Andrew Wilbar: Smith is a talented lineman with good athleticism, but his game is incredibly sloppy at this point. He has poor hand placement, he leaves his chest exposed too much, and he really struggles with the long, slender edge rushers who can get low and change directions quickly. At the end of the day, I want to love Smith so badly, yet he lacks the nimbleness to hold up against quicker pass rushers despite his straight-line athleticism. If he can improve his footwork in pass protection, there is still hope for him to develop into a great tackle, but his physicality and run-blocking ability may make him a better fit at guard heading into the NFL.
6. Bernard Raimann | Central Michigan 6‘-7“, 305 lbs
Andrew’s Overall Ranking: 56
Noah: I think it’s safe to say that Raimann is OT5 which doesn’t seem all that impressive but this is an extremely strong offensive tackle class. He’s athletic and great out of his stance, allowing him to counteract speed rushers and turn them away from the quarterback. He’s got great footwork and uses his lower body strength to propel himself into defenders, and knock them off balance. Raimann plays aggressively and through the whistle on every play. He isn’t the greatest run blocker but he does a good job at getting upfield and taking on linebackers. His hand placement is somewhat inconsistent and his grip strength is lacking. It’s likely that he falls into the second round simply because of the amount of offensive line talent in this draft. If I’m Seattle and he’s still sitting there at 41, I would be extremely excited at the idea of adding him to that roster.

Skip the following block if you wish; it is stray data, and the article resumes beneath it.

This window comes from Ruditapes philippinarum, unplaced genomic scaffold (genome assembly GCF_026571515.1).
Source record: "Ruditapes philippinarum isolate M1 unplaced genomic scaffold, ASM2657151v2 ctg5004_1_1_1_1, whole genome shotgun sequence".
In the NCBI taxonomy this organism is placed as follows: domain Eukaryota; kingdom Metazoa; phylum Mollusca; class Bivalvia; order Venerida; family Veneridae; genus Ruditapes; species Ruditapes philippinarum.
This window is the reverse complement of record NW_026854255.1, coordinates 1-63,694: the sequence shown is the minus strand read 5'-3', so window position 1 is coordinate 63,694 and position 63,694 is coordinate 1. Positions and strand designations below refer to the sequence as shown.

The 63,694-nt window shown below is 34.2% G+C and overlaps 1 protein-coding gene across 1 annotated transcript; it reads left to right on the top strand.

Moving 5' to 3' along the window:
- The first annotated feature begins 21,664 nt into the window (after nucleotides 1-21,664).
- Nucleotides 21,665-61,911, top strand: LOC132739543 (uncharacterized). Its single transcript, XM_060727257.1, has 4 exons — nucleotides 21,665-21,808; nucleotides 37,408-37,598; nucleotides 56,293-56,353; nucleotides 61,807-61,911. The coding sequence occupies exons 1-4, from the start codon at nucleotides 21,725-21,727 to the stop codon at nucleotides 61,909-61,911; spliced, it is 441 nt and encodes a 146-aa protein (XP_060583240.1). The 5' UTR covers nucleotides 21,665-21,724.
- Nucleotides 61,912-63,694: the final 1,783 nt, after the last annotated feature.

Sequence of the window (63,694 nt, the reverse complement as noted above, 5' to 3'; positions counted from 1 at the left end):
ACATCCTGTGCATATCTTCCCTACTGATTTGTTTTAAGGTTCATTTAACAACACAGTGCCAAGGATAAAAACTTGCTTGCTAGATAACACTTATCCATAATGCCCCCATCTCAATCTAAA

7. Nicholas Petit-Frere | Ohio State 6‘-5“, 315 lbs
Andrew’s Overall Ranking: 79
Andrew Wilbar: Despite tremendous talent, Petit-Frere struggled at times during the 2021 season, largely due to inconsistent footwork and technique. These issues were worse in 2020 when playing on the right side, and I think this illuminates the fact that he is a better fit at left tackle in the NFL. He is not as strong as his profile may indicate either, as he gets moved off his base and pushed back toward the quarterback too often. He also struggles to contain inside moves. Penn State’s Jesse Luketa made him look absolutely foolish on one specific rep that stood out, but there were other instances that were not quite as obvious as well. Although there may be a lot of issues with his game, he brings enticing upside due to his fluidity and mobility. He is a boom-or-bust option on day two.
8. Daniel Faalele | Minnesota 6‘-9“, 380 lbs